A woman imbued with naturalistic and libertarian theories leaves her city home to live in the countryside with her young son. There she meets a litigious farmer who fights against the banks... See full summary »
This is the story of Mr. Brochu, whose friends like to call "the Boss". He runs his gas station the best he can and tries to stay happy no matter what happens. This movie relates all the ... See full summary »
Catherine, a concert pianist, is surprised one night by the arrival of her best friend from childhood, Marie-Alexandrine (Max), whom she hasn't seen for 25 years. Catherine and Max were ... See full summary »
Marcel, recently released from prison, attempt to rebuild his relationship with his girlfriend Julie (now a prostitute) and especially his father Albert (who thinks he's been away on a long... See full summary »
In this belated sequel to 'The Decline of the American Empire', 50-something Montreal college professor, Remy, learns that he is dying of liver cancer. He decides to make amends meet to his friends and family before he dies. He first tries to made peace with his ex-wife Louise, who asks their estranged son Sebastian, a successful businessman living in London, to come home. Sebastian makes the impossible happen, using his contacts and disrupting the entire Canadian system in every way possible to help his father fight his terminal illness to the bitter end, while he also tries to reunite his former friends, Pierre, Alain, Dominique, Diane, and Claude to see their old friend before he passes on. Written by
It is the first Canadian film ever to win The Best French Film of the Year award at the Cesars (France's national film awards). See more »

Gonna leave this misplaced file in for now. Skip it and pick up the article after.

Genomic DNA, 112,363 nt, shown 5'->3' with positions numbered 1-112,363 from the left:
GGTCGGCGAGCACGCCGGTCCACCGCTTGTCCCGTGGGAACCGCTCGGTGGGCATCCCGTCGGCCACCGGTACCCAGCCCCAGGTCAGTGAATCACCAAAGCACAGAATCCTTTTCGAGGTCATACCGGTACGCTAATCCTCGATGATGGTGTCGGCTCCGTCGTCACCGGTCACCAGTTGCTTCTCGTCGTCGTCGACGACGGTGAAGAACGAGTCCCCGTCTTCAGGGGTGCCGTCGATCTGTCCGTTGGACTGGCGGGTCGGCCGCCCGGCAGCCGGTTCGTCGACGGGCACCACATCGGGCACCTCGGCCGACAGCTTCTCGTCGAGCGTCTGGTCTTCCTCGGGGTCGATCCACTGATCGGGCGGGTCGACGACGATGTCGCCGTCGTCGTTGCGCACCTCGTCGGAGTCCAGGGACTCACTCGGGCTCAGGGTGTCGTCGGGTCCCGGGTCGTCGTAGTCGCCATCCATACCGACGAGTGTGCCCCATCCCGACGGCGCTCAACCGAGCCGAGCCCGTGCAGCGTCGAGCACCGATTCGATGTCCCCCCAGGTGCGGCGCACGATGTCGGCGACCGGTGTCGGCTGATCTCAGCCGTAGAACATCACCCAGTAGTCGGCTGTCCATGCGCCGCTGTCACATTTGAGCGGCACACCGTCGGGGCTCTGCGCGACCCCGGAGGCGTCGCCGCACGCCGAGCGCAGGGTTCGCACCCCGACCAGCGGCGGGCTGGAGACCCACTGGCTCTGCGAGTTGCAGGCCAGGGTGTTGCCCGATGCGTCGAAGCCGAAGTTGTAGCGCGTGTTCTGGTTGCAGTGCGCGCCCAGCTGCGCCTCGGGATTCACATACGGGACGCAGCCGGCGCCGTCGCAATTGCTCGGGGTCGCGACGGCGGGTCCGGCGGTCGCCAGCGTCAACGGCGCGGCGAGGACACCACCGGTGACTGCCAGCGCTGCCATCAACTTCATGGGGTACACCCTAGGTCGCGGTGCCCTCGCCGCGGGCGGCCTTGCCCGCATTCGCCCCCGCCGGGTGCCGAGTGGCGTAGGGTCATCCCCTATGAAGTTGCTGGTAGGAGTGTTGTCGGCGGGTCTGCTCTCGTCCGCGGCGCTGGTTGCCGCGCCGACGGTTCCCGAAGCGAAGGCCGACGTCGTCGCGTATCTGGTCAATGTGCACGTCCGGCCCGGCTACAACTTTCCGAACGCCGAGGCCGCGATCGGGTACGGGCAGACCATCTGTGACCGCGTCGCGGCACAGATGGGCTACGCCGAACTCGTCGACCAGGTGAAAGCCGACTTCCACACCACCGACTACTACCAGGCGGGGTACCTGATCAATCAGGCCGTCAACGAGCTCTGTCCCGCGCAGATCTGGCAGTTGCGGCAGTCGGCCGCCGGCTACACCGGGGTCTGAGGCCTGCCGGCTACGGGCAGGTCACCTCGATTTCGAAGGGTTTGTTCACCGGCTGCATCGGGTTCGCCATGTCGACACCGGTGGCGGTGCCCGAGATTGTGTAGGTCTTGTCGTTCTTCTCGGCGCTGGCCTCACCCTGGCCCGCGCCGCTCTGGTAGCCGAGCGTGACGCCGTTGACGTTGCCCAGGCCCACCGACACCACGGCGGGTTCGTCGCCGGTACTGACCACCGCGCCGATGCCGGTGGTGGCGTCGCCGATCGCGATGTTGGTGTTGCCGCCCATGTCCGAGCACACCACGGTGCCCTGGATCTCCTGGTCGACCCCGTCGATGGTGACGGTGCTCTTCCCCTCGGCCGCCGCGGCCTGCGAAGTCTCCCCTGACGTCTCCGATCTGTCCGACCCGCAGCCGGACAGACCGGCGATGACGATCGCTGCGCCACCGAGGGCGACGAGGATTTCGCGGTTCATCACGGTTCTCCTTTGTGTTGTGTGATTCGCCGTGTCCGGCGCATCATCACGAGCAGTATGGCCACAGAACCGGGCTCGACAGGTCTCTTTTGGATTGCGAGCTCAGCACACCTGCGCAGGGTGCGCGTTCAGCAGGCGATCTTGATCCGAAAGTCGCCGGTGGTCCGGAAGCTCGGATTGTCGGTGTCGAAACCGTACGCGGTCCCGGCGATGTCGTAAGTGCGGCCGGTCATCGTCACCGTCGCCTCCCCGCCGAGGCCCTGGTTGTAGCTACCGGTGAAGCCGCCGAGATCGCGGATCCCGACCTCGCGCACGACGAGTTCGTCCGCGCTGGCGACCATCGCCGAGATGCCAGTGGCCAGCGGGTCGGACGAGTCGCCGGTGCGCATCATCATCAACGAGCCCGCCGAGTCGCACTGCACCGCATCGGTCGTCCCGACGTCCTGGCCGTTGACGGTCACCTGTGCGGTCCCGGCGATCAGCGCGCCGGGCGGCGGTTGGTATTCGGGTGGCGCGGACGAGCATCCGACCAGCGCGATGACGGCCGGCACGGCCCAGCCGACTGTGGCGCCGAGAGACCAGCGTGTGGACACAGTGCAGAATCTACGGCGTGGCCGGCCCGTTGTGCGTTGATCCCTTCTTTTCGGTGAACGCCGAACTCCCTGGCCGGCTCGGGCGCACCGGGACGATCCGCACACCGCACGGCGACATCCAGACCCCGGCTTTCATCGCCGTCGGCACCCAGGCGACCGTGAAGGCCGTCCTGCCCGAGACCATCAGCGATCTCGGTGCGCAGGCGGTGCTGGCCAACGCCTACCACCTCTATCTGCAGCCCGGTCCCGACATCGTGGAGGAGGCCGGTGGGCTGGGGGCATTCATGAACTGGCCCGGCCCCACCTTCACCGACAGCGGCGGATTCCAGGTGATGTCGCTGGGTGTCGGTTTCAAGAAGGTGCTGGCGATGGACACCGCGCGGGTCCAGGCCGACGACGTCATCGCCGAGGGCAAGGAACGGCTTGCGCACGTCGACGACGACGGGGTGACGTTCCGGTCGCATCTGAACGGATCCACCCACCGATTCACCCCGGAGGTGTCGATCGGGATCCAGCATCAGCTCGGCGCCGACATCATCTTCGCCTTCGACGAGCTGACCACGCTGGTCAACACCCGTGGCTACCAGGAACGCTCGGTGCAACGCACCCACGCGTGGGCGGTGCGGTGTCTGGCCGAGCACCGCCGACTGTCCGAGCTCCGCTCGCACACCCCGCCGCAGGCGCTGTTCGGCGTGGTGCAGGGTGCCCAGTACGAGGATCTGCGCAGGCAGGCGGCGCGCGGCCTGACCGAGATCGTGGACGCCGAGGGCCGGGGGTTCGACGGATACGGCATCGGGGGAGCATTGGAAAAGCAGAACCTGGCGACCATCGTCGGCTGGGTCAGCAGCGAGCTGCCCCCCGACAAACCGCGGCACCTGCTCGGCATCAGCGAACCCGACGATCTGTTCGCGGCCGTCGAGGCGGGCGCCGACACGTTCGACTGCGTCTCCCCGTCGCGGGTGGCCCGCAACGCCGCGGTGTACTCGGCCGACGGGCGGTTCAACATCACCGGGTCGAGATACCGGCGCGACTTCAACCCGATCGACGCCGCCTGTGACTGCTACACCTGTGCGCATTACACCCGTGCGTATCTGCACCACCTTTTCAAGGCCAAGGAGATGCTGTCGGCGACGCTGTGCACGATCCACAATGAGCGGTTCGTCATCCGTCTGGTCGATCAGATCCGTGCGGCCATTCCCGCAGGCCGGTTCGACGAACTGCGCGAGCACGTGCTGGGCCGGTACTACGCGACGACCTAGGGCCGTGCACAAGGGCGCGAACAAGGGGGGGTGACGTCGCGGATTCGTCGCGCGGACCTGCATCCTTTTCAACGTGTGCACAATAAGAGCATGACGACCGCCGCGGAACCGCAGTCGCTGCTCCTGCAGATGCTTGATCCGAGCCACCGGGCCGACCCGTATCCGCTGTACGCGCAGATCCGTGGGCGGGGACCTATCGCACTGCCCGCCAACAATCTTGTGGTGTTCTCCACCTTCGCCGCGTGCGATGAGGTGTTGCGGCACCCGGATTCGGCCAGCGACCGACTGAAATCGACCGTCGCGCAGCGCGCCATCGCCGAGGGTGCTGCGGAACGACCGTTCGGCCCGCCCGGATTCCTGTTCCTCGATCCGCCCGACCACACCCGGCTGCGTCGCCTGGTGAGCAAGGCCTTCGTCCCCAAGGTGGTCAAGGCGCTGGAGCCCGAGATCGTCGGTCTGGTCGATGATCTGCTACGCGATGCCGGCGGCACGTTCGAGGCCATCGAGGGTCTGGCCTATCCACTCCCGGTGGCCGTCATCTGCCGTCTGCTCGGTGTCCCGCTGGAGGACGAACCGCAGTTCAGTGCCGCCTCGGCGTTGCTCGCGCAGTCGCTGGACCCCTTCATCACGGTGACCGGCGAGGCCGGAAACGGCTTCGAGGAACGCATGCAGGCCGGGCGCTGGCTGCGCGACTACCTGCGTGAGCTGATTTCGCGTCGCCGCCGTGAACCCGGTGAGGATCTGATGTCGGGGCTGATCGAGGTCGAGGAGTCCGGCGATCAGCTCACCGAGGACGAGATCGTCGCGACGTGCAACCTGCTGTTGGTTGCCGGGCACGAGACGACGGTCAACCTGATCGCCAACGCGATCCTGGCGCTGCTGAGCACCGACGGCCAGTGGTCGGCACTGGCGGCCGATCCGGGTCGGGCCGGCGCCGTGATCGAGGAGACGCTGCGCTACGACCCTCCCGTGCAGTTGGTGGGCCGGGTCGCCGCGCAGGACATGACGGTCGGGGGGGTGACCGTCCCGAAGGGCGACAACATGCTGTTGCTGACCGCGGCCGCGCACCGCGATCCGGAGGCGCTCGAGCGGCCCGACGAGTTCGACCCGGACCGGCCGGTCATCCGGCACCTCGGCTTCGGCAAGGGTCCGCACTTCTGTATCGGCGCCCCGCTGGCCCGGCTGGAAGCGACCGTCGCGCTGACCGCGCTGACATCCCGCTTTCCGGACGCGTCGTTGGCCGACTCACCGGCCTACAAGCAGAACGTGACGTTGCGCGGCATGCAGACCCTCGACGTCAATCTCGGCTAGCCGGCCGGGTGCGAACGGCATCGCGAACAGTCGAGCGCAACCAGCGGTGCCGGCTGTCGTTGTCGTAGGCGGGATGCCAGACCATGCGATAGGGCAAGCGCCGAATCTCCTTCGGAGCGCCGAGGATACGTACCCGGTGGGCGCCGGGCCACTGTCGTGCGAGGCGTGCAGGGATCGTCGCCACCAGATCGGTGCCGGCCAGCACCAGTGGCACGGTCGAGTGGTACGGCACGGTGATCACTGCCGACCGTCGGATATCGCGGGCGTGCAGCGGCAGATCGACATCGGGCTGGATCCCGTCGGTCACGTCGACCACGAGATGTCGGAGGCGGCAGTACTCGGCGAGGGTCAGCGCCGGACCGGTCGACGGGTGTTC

After Rémy and everyone else watch the final video message of Sylvaine on Sébastien's laptop, a man's left hand removes the laptop plug on the viewer's left side as Sébastien takes the laptop away. All the characters present at the chalet, at the time, are accounted for in the shot; save Nathalie who is inside preparing the heroin. See more »
I wish that one day you will have a son like you.
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"Wonderful" is the only word I can think of to describe this movie. Denys Arcand skewers the Quebec Provincial Government, the Federal Government, Socialized Medicine, Labour Unions, and just about everything else, but gently and wittily. (Rather more funny since there are a lot of Canadian tax dollars financing this effort). The aging and dying student radicals of forty years ago gather to give it all one last heave-ho and the dialogue (so much better than the sub-tiles can convey) is smart and witty and sad. They poke wistful fun at their younger selves while fearing the end as it comes for them and for us all. Love is thick on the ground as is self-loathing and anger and lust. These are rich, educated, privileged people who are still not all that far removed from their student days, at least in their own minds. They are something that many people may have trouble comprehending: wealthy Socialists.
It isn't necessary to have seen Arcand's previous work with these characters,( `The Decline of the American Empire') to appreciate this movie, but then, why would anyone deny themselves that pleasure?
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